Proof: Since we can choose an odd integer such that , i.e., . Since the interval has length , it contains at least two integers , say . If and are both odd, then there is an even integer between them, and if and are both even, there is an odd integer between them, so in all cases we can find a set of integers one of which is even and the other is odd such that , i.e., . Then and are two elements of one of which is in , and the other of which is in .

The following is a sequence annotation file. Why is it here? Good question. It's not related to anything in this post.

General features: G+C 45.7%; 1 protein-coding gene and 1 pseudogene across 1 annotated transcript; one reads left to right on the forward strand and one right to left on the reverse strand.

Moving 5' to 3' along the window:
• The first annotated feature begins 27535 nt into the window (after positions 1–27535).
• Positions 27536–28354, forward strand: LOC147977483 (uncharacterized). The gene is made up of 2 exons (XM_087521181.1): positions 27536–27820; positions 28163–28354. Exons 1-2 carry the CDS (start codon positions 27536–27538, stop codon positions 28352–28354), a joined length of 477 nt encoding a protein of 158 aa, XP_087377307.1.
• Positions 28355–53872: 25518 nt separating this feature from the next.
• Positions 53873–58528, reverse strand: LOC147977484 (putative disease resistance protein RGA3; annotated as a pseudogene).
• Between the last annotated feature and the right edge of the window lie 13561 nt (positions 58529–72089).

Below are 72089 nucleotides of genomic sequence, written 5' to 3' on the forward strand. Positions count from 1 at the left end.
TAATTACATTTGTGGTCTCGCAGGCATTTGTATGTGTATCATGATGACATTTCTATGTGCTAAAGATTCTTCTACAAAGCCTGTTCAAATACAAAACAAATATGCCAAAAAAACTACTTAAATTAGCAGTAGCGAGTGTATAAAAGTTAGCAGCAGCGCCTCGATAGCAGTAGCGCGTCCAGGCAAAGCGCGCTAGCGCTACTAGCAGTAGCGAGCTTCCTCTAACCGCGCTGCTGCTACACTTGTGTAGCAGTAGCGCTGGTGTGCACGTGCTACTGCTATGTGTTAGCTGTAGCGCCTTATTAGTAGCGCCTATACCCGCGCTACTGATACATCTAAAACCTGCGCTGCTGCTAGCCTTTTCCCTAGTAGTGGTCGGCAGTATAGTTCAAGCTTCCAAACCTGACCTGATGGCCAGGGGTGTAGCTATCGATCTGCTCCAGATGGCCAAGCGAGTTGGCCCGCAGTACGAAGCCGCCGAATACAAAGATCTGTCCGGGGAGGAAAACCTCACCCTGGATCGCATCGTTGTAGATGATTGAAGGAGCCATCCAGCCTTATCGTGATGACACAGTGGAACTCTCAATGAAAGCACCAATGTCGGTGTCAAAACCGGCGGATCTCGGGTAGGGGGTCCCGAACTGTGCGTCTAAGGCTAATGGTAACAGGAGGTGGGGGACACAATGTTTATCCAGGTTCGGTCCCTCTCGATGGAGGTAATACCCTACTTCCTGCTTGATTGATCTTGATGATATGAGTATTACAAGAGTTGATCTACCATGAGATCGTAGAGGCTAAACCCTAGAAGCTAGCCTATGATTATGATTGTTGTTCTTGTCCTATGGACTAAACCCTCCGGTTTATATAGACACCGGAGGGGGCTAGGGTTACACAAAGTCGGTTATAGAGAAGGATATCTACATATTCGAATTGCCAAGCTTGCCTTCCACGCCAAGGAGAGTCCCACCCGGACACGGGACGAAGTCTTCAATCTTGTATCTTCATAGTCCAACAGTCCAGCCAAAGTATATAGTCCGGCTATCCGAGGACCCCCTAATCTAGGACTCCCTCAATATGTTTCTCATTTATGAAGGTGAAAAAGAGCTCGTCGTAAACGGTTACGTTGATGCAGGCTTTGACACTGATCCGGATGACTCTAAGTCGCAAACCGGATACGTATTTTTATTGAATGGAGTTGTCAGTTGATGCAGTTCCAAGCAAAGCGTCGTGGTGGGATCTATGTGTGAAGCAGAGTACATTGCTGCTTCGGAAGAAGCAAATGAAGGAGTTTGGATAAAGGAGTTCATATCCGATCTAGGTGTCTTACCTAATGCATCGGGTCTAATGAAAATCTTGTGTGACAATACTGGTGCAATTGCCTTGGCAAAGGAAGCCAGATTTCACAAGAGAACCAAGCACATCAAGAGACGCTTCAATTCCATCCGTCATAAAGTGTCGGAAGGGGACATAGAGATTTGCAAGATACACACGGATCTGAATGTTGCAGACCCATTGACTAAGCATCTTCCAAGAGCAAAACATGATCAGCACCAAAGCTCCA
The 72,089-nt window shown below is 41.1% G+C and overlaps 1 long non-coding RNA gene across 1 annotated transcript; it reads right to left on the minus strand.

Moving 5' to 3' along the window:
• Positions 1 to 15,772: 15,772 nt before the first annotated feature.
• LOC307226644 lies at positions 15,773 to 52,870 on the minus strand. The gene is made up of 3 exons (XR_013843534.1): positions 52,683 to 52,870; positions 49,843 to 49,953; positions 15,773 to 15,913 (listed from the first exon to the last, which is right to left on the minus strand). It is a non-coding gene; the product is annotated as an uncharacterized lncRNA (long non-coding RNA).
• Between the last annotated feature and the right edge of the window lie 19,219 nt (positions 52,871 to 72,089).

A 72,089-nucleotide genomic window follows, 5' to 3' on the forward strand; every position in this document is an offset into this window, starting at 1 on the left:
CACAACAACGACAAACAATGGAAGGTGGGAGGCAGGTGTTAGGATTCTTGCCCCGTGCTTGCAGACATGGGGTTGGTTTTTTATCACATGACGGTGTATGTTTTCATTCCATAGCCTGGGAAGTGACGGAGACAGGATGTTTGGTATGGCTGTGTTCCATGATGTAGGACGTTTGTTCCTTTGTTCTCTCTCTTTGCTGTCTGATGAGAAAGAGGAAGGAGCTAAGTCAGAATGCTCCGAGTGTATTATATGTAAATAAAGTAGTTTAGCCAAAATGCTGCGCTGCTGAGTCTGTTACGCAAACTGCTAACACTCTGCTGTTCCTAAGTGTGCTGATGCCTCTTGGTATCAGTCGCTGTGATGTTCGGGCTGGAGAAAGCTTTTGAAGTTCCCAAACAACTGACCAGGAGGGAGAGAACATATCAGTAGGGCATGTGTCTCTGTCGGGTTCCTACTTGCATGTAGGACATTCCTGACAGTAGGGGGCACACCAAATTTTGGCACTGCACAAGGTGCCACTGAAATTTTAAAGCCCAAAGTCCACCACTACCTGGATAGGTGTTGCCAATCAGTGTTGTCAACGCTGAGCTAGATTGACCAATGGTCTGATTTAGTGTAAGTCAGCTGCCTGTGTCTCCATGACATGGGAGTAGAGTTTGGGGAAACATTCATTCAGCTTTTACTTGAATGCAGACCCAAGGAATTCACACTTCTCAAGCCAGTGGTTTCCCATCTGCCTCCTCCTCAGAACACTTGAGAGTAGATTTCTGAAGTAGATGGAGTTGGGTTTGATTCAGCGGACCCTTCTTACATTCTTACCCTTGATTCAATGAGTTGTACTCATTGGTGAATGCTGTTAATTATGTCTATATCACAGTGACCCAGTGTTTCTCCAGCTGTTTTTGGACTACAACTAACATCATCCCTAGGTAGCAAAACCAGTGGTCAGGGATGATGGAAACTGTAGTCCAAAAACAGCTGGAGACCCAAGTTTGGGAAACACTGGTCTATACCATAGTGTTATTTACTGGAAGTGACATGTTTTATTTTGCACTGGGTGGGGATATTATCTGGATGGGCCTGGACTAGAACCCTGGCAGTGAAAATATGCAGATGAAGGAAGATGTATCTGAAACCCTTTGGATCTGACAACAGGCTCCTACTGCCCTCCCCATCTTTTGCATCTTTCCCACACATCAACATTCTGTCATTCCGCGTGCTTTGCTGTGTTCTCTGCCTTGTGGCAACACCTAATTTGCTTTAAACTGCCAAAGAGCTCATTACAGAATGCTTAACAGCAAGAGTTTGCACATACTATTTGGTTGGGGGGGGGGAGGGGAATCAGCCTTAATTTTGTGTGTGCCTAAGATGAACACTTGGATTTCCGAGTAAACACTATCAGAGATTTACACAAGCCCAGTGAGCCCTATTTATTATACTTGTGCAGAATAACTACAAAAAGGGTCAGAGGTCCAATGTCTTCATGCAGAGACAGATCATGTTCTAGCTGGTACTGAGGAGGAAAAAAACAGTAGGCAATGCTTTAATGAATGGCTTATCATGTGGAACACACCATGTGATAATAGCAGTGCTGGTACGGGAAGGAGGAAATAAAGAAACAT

Our example of a non-integrable function is a slightly modified version of an example given by P. G. Lejeune Dirichlet (1805-1859) in 1837. Dirichlet's example was not presented as an example of a non-integrable function (since the definition of integrability in our sense had not yet been given), but rather as an example of how badly behaved a function can be. Before Dirichlet, functions that were this pathological had not been thought of as being functions. It was examples like this that motivated Riemann to define precisely what class of functions are well enough behaved so that we can prove things about them.